There is no "sane" way to do what you're looking for. You will need to change permissions on all the mailboxes to prevent users from being able to delete / modify items, etc.

I would think that, from an eDiscovery perspective, you would end up with a cheaper and more trustworthy solution in just backing-up the current system and restoring it "under glass" on some virtual machines. You could keep the VMs offline unless a discovery request came in. If it did, you could spin them up on whatever hardware was necessary to facilitate the discovery at a reasonable speed. I'd break the mailbox databases into several smaller "chunks" (a couple of TB each, say) so that you can bring a portion of the eDiscovery environment online w/o having to bring up all 15TB.

That leaves you with the current legacy Exchange environment that the users can "run wild" in. You don't have to make any changes to it to prevent users from making modifications.

If you don't need any mail flow between any of the mailbox servers in the legacy environment you can just stop the SMTP services on the machines. That'll stop mail flow dead.

Edit:

You mentioned the dumpster in your edit so I'll speak to that (now that I'm in the right mind-set re: your retention and discovery concerns on the legacy data). Users can empty their dumpsters so setting the dumpster interval for a long interval doesn't help. (I've had a number of users at Customer sites figure out how to show the dumpster for arbitrary folders and then delete items from the dumpster-- then later beg for them to be restored from backup. Nice trick, guys...) They can also modify items and re-save them, too, and the dumpster doesn't help with that, either.

You could configure a journal recipient on each mailbox store such that during the "legacy coexistence" period any new messages sent intra-organization would be journaled. That still wouldn't help with users being able to modify items already in their mailboxes.

Edit 2 (responding to @MikeBaz edit 3):

Stopping the MTA service, unfortunately, won't stop email delivery within the Information Store. A better idea would be to prevent all recipients from receiving email from any other valid recipients. You could do this by setting the authOrig attribute of each recipient to the DN of some object (say a "Contact" object with an made-up email address) that will never send them email. This will prevent each recipient from being able to receive email from any other recipient (except this bogus "Contact" object).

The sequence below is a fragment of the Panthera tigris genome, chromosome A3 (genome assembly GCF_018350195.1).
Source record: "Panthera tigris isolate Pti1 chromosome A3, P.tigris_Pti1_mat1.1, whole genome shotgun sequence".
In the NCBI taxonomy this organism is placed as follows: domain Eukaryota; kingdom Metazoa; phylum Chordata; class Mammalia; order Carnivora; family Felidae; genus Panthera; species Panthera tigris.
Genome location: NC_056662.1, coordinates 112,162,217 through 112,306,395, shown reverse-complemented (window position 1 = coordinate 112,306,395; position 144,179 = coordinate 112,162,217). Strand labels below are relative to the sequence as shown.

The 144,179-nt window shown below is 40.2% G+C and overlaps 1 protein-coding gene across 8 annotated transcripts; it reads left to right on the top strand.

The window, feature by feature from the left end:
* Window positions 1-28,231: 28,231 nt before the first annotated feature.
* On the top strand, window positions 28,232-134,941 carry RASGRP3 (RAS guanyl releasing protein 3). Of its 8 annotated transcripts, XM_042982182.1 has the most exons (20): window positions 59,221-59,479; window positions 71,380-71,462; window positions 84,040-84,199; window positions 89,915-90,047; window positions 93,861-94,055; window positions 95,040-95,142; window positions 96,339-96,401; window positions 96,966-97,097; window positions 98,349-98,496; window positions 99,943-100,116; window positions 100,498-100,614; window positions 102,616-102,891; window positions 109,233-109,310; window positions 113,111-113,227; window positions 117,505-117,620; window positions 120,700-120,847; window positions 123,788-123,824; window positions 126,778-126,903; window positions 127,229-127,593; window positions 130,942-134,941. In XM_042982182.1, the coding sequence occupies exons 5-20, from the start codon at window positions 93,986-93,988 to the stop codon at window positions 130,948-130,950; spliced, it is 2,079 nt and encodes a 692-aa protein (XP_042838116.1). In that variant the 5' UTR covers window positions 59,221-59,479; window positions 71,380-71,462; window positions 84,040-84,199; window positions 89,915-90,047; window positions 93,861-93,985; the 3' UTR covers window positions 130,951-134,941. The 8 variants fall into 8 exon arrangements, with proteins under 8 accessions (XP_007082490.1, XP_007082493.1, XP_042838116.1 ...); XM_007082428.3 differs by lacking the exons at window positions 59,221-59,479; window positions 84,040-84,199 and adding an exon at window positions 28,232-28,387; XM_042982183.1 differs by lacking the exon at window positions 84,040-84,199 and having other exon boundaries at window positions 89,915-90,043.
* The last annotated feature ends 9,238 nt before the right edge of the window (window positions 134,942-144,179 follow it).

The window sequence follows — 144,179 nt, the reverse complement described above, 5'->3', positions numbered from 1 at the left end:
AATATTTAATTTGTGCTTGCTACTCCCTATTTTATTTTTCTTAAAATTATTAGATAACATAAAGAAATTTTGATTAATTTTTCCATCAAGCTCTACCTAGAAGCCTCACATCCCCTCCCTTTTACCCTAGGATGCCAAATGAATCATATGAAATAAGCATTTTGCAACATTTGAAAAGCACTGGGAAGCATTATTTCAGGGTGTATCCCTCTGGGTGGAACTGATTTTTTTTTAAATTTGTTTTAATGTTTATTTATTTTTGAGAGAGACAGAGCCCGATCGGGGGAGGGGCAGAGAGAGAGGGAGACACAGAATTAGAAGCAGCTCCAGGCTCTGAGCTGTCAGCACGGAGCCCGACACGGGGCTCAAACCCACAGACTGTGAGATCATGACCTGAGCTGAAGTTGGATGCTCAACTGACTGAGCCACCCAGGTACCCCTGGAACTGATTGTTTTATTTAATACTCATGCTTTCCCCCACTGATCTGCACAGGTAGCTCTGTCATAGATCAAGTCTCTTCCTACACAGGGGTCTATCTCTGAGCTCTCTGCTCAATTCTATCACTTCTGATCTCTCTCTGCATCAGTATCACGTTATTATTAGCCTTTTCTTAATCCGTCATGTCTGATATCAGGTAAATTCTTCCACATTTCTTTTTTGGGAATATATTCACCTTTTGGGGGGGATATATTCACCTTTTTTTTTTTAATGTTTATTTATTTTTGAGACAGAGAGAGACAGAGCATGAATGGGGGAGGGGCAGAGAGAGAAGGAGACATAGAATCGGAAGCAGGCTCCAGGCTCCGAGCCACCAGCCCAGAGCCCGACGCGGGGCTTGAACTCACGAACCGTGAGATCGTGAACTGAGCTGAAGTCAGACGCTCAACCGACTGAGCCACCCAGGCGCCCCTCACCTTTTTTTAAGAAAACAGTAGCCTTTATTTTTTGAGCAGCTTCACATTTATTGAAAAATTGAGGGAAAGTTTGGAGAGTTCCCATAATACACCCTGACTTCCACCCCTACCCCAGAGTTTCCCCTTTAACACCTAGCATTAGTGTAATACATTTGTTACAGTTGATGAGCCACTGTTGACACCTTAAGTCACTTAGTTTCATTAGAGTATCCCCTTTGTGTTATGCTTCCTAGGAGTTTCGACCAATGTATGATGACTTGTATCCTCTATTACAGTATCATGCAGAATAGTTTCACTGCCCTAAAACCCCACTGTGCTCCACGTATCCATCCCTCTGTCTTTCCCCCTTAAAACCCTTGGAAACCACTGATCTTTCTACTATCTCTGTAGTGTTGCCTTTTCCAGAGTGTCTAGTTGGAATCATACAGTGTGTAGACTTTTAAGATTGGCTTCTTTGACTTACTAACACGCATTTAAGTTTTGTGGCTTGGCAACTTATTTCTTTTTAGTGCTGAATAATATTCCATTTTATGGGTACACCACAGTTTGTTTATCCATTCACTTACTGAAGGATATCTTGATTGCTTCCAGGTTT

Between doing that and preventing any outbound SMTP from flowing in or out of the legacy organization (by stopping the SMTP virtual servers or firewalling them) you'll end up with a completely isolated legacy organization.

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ah, but running wild has a hidden risk - as soon as a user in legacy sends another user in legacy an e-mail, you now have a data item that is potentially required in a future discovery scenario. I know this is kind of stupid - usage policy can help so at least you can say "we told them not to, your honor" - but I'm stating what I've been told and trying to make sure there's not something missed on the technical side that will get us burned later. –  MikeBaz Aug 24 '11 at 19:23
    
@MikeBaz: That's a good point. You could change the delivery permissions on each user to allow deny them the ability to delivery messages to any other recipient but that still allows them to create "Sent Items" or otherwise squirrel-away data within their legacy mailboxes. Changing permissions on all the mailboxes is probably your only solution, then. You're probably rapidly approaching the cost point, though, where just exporting everything to PST would be feasible. –  Evan Anderson Aug 24 '11 at 19:27
    
That matches up fairly well with where my thinking is at this point. It seems from reading the answers and comments so far that this ends up being the final point. I'm going to let the question run for a couple of days just to make sure no one comes up with a magic bullet but if not I think this is going to be the answer. –  MikeBaz Aug 24 '11 at 19:53
    
@MikeBaz: I dropped on an edit w/ a couple minor items. –  Evan Anderson Aug 24 '11 at 20:42
    
@MikeBaz: I dropped on another edit responding to your "edit 3". –  Evan Anderson Aug 25 '11 at 20:34